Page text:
National Statement 2018 coverThe National Statement is the Australian national reference for human research. It was issued by the NHMRC and has been endorsed by the ARC and UA. The document articulates the four core principles of merit and integrity, beneficence, justice and respect for persons. Specific advice is provided with regard to benefits and risk, informed consent, privacy, methodologies and potential participant populations. Guidance is also provided with regard to the appointment and operation of human research ethics committees, the conduct of ethical reviews, and the responsibilities of institutions. Even though the document has not been enacted compliance with the National Statement is a strict condition of NHMRC and ARC funding.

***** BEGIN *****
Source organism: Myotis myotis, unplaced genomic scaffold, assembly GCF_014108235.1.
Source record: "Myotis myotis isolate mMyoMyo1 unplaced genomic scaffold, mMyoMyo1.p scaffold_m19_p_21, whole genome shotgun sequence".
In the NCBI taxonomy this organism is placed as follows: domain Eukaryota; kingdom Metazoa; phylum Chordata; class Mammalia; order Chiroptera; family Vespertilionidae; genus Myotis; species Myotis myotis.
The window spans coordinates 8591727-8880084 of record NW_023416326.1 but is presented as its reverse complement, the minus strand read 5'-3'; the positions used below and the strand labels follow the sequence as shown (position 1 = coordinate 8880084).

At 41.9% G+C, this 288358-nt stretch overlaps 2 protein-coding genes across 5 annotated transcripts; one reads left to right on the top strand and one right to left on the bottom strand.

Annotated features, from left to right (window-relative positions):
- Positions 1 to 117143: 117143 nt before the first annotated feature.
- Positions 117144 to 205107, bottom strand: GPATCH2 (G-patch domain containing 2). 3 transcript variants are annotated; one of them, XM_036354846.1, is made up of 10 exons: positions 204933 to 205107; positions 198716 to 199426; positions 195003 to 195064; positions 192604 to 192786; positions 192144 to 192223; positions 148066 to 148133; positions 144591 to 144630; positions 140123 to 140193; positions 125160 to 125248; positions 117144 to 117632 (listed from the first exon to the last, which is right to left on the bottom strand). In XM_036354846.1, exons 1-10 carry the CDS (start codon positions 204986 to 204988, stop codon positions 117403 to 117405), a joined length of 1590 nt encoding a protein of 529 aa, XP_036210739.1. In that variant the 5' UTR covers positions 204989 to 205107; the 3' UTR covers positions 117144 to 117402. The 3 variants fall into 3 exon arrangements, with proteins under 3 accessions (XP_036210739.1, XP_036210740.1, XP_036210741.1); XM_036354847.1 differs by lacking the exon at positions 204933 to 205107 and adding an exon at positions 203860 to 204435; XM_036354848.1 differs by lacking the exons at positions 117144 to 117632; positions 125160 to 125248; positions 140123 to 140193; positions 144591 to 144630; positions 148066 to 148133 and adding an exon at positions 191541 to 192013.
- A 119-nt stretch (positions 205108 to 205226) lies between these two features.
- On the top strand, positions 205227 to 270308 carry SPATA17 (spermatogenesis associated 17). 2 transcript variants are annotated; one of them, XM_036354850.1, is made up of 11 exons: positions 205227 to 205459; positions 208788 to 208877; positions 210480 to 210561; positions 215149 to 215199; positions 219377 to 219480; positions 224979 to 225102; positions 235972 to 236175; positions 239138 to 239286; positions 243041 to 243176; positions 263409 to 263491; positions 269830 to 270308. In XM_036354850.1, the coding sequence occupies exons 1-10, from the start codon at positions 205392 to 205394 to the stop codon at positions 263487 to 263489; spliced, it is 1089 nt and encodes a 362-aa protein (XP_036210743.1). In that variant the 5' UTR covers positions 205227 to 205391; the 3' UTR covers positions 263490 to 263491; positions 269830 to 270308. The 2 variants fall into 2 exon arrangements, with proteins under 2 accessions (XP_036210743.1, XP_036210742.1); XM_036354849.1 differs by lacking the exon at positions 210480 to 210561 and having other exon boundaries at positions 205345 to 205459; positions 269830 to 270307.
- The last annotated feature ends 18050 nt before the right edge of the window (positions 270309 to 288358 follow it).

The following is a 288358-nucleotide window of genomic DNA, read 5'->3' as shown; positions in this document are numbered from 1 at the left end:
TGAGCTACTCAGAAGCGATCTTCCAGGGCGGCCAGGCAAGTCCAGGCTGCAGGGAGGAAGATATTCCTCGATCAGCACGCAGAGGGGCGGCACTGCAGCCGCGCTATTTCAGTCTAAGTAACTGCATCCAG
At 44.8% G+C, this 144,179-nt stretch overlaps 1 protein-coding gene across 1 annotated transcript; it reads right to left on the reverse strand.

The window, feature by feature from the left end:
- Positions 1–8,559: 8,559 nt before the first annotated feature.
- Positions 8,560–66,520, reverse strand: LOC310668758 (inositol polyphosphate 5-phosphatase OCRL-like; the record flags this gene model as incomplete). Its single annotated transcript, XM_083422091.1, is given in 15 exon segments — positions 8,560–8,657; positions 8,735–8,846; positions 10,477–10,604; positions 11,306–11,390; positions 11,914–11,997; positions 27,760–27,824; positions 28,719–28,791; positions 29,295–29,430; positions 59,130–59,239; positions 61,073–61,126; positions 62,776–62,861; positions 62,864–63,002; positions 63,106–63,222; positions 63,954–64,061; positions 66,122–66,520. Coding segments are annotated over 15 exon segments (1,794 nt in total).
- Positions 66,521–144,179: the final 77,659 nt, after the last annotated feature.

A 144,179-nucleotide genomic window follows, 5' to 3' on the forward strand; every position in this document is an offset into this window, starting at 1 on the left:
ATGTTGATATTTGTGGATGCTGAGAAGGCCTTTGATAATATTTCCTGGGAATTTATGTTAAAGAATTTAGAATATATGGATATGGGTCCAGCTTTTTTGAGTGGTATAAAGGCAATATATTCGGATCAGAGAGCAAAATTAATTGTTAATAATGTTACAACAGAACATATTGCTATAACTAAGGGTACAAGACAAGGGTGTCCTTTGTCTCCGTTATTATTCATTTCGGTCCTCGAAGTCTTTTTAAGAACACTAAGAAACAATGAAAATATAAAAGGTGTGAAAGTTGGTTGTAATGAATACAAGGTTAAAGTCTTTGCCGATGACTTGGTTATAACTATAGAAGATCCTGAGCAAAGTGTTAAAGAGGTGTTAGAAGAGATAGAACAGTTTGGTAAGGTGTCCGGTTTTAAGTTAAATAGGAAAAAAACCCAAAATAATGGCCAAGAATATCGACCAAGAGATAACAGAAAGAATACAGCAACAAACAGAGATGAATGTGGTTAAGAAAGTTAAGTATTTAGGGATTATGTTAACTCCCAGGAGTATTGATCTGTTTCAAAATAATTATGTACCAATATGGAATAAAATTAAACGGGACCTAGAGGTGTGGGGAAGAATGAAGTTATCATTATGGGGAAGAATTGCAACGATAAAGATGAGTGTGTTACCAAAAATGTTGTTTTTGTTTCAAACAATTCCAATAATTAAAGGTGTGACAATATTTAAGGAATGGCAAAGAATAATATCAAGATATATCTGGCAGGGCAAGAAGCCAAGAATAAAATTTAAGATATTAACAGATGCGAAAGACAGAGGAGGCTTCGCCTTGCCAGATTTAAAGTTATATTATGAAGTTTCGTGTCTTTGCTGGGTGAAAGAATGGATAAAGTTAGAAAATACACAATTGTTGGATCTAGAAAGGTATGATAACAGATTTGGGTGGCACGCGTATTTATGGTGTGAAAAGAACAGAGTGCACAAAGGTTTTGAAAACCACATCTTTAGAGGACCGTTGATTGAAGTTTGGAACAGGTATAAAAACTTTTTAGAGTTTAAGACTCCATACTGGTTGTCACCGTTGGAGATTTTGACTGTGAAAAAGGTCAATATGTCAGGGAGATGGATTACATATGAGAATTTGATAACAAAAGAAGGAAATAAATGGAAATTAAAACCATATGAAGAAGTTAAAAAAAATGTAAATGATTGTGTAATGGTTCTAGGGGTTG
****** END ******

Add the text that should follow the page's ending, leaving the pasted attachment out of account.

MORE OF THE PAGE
Since 2014 a joint working group (including appointees from AHEC, the ARC and UA) have been conducting a rolling review of the National Statement. Dr Allen is involved in this rolling review.

In 2015-17 a joint drafting committee (including appointees from AHEC, the ARC and UA) drafted changes and addition to the chapters in Section 3 of the National Statement, as well as corresponding changes to Section 5 and the glossary Dr Allen, Prof Israel and Prof Thomson are involved in this rolling review.

Access – the PDF copy | the NS page

National Health and Medical Research Council, Australia (2007, updated 2018) National Statement on Ethical Conduct in Human Research. Available at: https://www.nhmrc.gov.au/_files_nhmrc/file/publications/national-statement-2018.pdf